In Europe: European outlook dims as Asia brightens

2 April 2012


“Euro zone economy remains extremely sluggish,” but “we should not be lulled into thinking that China has turned a corner either .”

An eighth straight month of contraction in the euro zone’s manufacturing sector eclipsed brighter news from Asia on Monday, dimming chances of a strong rebound in the global economy.

The downturn in Europe’s periphery members has spread to the core countries of Germany and France, according to purchasing managers’ indexes (PMIs) for March. The outlook is grim as new orders fell across the region for the tenth month.

But while still far from robust, factory activity strengthened in China, South Korea and Taiwan, three of the Asia’s leading exporters, as both export and domestic demand firmed.

“We are probably through the weakest for the global backdrop in terms of the major economies already, but they are now coming out at different paces,” said Jeavon Lolay, head of global research at Lloyds Banking Group.

“Asia is going to lead the global economy with the United States not too far behind, leading the developed economies, but Europe will be the laggard.”.

Data due later should show conditions improved in the United States, the world’s biggest economy. The Institute of Supply Management manufacturing Purchasing Managers’ Index (PMI) is expected to rebound slightly to 53.0 in March from February’s 52.4.

Markit’s Eurozone Manufacturing PMI dropped to 47.7 last month from 49.0 in February, in line with a preliminary reading. It has now been below the 50 mark that divides growth from contraction since August.

Earlier data from Germany, Europe’s largest economy, showed its manufacturing sector contracted last month and it was a similar story in neighboring France.

In Spain, struggling to implement singeing austerity measures demanded by the European Union to meet tough deficit targets, the sector contracted for the 11th month. Manufacturing in Italyshrank for an eighth month.

The economic slump will make it even harder for the 17-nation euro zone to overcome its debt crisis as it will depress tax revenues and hurt consumer spending.

Periphery countries have borne the brunt of the sharp downturn as their own austerity measures continue to hamper a return to growth, particularly Greece where the sharp decline in manufacturing continued last month.

“The euro zone economy remains extremely sluggish in Q1. Despite the ECB accommodative policy and efforts to boost confidence and liquidity conditions, the effects on the real economy have not materialized yet,” said Annalisa Piazza at Newedge Strategy.

Joblessness in the euro zone reached its highest in almost 15 years in February with more than 17 million people, or 10.8 percent, out of work, highlighting the human cost of the bloc’s debt crisis and governments’ struggle to overcome it.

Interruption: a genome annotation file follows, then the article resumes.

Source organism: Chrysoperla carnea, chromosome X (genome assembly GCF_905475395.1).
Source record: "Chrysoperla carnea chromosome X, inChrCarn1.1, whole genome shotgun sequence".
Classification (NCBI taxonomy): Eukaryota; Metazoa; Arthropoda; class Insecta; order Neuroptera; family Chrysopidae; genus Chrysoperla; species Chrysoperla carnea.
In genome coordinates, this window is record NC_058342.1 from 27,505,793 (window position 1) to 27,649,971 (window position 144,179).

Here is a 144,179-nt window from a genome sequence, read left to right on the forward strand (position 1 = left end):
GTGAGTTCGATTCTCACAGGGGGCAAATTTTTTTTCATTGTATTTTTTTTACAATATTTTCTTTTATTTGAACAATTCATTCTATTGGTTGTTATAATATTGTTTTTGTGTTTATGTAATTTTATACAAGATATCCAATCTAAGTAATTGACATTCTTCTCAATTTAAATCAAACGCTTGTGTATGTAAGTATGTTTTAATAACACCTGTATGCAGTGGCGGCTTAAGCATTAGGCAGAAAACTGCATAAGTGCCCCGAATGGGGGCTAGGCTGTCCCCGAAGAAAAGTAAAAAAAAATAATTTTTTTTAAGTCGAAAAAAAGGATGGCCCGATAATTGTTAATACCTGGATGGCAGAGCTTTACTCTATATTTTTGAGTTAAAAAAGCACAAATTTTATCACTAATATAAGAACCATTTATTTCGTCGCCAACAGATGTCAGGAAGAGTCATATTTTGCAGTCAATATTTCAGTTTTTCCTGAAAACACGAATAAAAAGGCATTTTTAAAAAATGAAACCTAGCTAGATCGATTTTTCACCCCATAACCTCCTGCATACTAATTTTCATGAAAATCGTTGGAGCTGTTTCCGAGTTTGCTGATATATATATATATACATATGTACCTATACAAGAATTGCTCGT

In an effort to stimulate growth and boost liquidity, the European Central Bank has cut its main refinancing rate to a record low of 1.0 percent and pumped more than 1 trillion euros into the banking system. But is now expected to adopt a wait-and-see approach.

Across the channel, British manufacturing activity expanded at its fastest pace in 10 months in March, driven by a pick-up in new orders and increasing the chance that Britain’s economy grew in the first three months of 2012 and avoided a recession.

SINK OR SWIM

Asia’s economic fate remains closely tied to that of its export customers in the U.S. and Europe. Demand there still looks sluggish, even though the euro zone debt crisis poses less of an immediate threat to global economic stability and U.S. data has shown a bit more bounce.

The brighter Asian figures, released on Sunday and Monday, still suggested economic growth slowed in the first quarter of 2012. China appeared to be headed for its weakest quarter since early 2009, at the depths of the global financial crisis.

China’s official Purchasing Managers’ Index (PMI) hit an 11-month high with a stronger-than-expected reading but a separate private survey by HSBC, which focuses more on smaller factories than the large state-owned enterprises captured in the official data, painted a gloomier picture.

“The upside surprise in China’s manufacturing PMI is welcome, and should help quell excessive fears of a “hard landing” in China,” said Vishnu Varathan, an economist with Mizuho in Singapore.

“But equally, we should not be lulled into thinking that China has turned a corner either. Global conditions continue to be highly uncertain notwithstanding the stabilization in Europe and ‘green shoots’ in the U.S.”

HSBC’s PMI for South Korea edged up to a one-year high in March and in Taiwan, the figures showed a second straight month of improving business conditions.

But that wasn’t enough to get economists cheering.

“Don’t get carried away,” said Ronald Man, an economist with HSBC in Hong Kong who follows South Korea. “Further upward momentum requires expectations of higher new orders to materialize.”

In contrast to the rest of the region, factory activity in India faltered in March. Expansion in Asia’s third-largest economy slowed for a third straight month as growth in new orders eased and the cost for raw materials showed no signs of falling.

Adding to India’s worries, while growth is expected slow, the latest figures indicate a pickup in inflation which would make matters dicey for the Reserve Bank of India (RBI), which has often been criticized for being behind the curve.

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